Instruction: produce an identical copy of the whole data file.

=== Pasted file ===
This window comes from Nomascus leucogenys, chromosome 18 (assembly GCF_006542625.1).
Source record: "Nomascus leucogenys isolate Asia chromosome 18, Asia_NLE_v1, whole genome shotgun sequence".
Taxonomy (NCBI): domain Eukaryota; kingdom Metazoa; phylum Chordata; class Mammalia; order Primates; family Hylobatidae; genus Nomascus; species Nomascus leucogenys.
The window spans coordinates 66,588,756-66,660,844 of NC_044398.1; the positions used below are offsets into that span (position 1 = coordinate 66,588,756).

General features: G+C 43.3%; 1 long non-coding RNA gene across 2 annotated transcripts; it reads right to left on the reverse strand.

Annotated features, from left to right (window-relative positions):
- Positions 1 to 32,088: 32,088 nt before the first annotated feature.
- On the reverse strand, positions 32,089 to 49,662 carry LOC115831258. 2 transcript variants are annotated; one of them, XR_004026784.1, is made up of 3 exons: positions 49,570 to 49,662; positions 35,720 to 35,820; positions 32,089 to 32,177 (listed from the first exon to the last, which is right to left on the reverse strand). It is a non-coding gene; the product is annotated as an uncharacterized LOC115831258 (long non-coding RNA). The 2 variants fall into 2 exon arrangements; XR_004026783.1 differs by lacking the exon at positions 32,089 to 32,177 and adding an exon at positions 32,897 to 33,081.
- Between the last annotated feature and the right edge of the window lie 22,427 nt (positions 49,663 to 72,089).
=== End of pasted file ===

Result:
This window comes from Nomascus leucogenys, chromosome 18 (assembly GCF_006542625.1).
Source record: "Nomascus leucogenys isolate Asia chromosome 18, Asia_NLE_v1, whole genome shotgun sequence".
Taxonomy (NCBI): domain Eukaryota; kingdom Metazoa; phylum Chordata; class Mammalia; order Primates; family Hylobatidae; genus Nomascus; species Nomascus leucogenys.
The window spans coordinates 66,588,756-66,660,844 of NC_044398.1; the positions used below are offsets into that span (position 1 = coordinate 66,588,756).

General features: G+C 43.3%; 1 long non-coding RNA gene across 2 annotated transcripts; it reads right to left on the reverse strand.

Annotated features, from left to right (window-relative positions):
- Positions 1 to 32,088: 32,088 nt before the first annotated feature.
- On the reverse strand, positions 32,089 to 49,662 carry LOC115831258. 2 transcript variants are annotated; one of them, XR_004026784.1, is made up of 3 exons: positions 49,570 to 49,662; positions 35,720 to 35,820; positions 32,089 to 32,177 (listed from the first exon to the last, which is right to left on the reverse strand). It is a non-coding gene; the product is annotated as an uncharacterized LOC115831258 (long non-coding RNA). The 2 variants fall into 2 exon arrangements; XR_004026783.1 differs by lacking the exon at positions 32,089 to 32,177 and adding an exon at positions 32,897 to 33,081.
- Between the last annotated feature and the right edge of the window lie 22,427 nt (positions 49,663 to 72,089).